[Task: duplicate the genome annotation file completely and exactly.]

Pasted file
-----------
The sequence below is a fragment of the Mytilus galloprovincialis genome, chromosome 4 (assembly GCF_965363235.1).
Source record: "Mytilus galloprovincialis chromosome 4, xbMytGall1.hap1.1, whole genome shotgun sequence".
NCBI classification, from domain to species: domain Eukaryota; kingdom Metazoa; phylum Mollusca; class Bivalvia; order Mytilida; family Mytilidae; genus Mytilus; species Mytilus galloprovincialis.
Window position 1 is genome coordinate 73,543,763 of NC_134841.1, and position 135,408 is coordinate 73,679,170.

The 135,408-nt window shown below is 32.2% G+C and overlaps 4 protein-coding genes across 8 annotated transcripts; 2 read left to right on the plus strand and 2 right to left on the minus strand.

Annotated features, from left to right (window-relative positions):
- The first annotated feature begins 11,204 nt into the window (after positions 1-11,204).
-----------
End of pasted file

The sequence below is a fragment of the Mytilus galloprovincialis genome, chromosome 4 (assembly GCF_965363235.1).
Source record: "Mytilus galloprovincialis chromosome 4, xbMytGall1.hap1.1, whole genome shotgun sequence".
NCBI classification, from domain to species: domain Eukaryota; kingdom Metazoa; phylum Mollusca; class Bivalvia; order Mytilida; family Mytilidae; genus Mytilus; species Mytilus galloprovincialis.
Window position 1 is genome coordinate 73,543,763 of NC_134841.1, and position 135,408 is coordinate 73,679,170.

The 135,408-nt window shown below is 32.2% G+C and overlaps 4 protein-coding genes across 8 annotated transcripts; 2 read left to right on the plus strand and 2 right to left on the minus strand.

Annotated features, from left to right (window-relative positions):
- The first annotated feature begins 11,204 nt into the window (after positions 1-11,204).